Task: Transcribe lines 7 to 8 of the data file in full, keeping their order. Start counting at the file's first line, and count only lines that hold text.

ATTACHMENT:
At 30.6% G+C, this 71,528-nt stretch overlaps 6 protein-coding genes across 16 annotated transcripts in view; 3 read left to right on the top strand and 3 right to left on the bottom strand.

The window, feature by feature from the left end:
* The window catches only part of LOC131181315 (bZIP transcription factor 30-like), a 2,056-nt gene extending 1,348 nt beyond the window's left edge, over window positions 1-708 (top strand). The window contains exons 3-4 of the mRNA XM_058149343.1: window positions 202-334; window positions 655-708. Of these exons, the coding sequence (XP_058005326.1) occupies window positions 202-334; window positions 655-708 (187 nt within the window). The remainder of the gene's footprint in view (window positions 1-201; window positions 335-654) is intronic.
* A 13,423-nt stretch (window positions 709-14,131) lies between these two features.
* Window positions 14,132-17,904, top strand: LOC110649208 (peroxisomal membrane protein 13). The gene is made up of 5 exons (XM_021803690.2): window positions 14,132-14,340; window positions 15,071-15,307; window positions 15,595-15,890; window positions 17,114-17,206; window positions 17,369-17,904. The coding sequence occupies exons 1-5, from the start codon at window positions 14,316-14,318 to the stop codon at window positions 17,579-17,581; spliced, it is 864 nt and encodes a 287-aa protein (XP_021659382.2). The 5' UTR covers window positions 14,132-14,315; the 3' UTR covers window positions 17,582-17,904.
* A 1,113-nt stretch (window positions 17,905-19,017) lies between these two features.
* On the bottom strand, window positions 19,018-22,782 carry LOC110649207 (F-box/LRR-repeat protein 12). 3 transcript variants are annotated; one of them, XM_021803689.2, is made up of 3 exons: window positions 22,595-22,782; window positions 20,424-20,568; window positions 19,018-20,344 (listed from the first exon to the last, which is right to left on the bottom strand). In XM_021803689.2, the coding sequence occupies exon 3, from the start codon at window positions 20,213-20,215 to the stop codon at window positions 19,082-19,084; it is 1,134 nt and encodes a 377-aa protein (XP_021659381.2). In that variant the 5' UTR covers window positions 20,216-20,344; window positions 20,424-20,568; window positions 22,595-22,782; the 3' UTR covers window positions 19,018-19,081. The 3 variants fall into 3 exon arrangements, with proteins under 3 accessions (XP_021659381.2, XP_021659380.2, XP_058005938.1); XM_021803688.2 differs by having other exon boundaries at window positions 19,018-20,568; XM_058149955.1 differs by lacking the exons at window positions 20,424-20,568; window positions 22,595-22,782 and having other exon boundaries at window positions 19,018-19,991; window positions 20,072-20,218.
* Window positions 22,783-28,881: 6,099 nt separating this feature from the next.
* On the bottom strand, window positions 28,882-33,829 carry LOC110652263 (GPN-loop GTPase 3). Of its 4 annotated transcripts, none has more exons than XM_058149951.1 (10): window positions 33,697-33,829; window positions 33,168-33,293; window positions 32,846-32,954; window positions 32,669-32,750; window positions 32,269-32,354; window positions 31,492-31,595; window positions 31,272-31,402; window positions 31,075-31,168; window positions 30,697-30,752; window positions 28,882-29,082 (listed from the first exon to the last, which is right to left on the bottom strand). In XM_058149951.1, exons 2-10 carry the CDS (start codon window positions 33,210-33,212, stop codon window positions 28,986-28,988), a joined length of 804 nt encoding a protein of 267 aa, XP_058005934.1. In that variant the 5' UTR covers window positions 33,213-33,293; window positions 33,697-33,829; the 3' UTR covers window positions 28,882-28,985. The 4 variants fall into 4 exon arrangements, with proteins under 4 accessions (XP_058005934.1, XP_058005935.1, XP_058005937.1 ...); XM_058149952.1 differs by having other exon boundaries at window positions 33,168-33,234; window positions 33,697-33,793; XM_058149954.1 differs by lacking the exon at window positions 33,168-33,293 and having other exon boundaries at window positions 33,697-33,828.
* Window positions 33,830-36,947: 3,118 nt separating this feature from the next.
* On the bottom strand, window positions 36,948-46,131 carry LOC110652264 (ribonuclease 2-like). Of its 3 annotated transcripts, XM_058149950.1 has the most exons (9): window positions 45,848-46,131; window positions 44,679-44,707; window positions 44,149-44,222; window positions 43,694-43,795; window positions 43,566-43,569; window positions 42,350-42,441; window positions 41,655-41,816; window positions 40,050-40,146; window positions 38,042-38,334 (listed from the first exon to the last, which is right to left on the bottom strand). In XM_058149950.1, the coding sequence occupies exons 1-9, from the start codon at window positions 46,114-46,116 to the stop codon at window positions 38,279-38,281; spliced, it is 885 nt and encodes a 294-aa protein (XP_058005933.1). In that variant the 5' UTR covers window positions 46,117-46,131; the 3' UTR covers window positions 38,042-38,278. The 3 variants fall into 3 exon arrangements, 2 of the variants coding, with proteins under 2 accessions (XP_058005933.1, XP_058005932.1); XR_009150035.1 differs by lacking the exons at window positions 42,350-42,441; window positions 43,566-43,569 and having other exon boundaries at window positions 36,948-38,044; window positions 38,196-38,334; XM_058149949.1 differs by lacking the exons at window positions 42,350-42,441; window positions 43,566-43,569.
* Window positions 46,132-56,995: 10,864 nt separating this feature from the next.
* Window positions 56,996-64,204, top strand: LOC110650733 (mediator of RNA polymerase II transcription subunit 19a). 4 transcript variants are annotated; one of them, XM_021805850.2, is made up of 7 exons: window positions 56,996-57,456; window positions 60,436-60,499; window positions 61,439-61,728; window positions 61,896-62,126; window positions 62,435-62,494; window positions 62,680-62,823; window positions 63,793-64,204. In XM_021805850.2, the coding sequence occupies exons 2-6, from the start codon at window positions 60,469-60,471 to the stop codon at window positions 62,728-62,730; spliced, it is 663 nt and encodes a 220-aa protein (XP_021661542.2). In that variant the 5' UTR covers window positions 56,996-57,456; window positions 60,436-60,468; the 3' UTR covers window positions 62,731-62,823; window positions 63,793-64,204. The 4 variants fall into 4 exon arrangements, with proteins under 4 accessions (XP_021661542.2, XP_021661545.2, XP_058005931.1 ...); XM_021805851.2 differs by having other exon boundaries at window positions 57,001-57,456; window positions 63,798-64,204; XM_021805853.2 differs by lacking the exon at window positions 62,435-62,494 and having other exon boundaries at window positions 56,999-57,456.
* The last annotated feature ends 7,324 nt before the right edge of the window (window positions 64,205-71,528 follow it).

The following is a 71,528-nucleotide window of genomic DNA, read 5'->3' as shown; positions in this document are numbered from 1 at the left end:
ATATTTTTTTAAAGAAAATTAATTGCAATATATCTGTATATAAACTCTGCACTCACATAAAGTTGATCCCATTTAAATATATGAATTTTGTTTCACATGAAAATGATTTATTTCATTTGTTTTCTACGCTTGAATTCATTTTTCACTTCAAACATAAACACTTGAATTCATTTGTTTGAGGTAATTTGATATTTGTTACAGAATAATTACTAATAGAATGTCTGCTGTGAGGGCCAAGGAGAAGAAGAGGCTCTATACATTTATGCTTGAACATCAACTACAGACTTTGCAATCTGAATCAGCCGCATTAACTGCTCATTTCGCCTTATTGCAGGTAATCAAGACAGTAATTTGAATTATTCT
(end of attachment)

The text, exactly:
* On the bottom strand, window positions 19,018-22,782 carry LOC110649207 (F-box/LRR-repeat protein 12). 3 transcript variants are annotated; one of them, XM_021803689.2, is made up of 3 exons: window positions 22,595-22,782; window positions 20,424-20,568; window positions 19,018-20,344 (listed from the first exon to the last, which is right to left on the bottom strand). In XM_021803689.2, the coding sequence occupies exon 3, from the start codon at window positions 20,213-20,215 to the stop codon at window positions 19,082-19,084; it is 1,134 nt and encodes a 377-aa protein (XP_021659381.2). In that variant the 5' UTR covers window positions 20,216-20,344; window positions 20,424-20,568; window positions 22,595-22,782; the 3' UTR covers window positions 19,018-19,081. The 3 variants fall into 3 exon arrangements, with proteins under 3 accessions (XP_021659381.2, XP_021659380.2, XP_058005938.1); XM_021803688.2 differs by having other exon boundaries at window positions 19,018-20,568; XM_058149955.1 differs by lacking the exons at window positions 20,424-20,568; window positions 22,595-22,782 and having other exon boundaries at window positions 19,018-19,991; window positions 20,072-20,218.
* Window positions 22,783-28,881: 6,099 nt separating this feature from the next.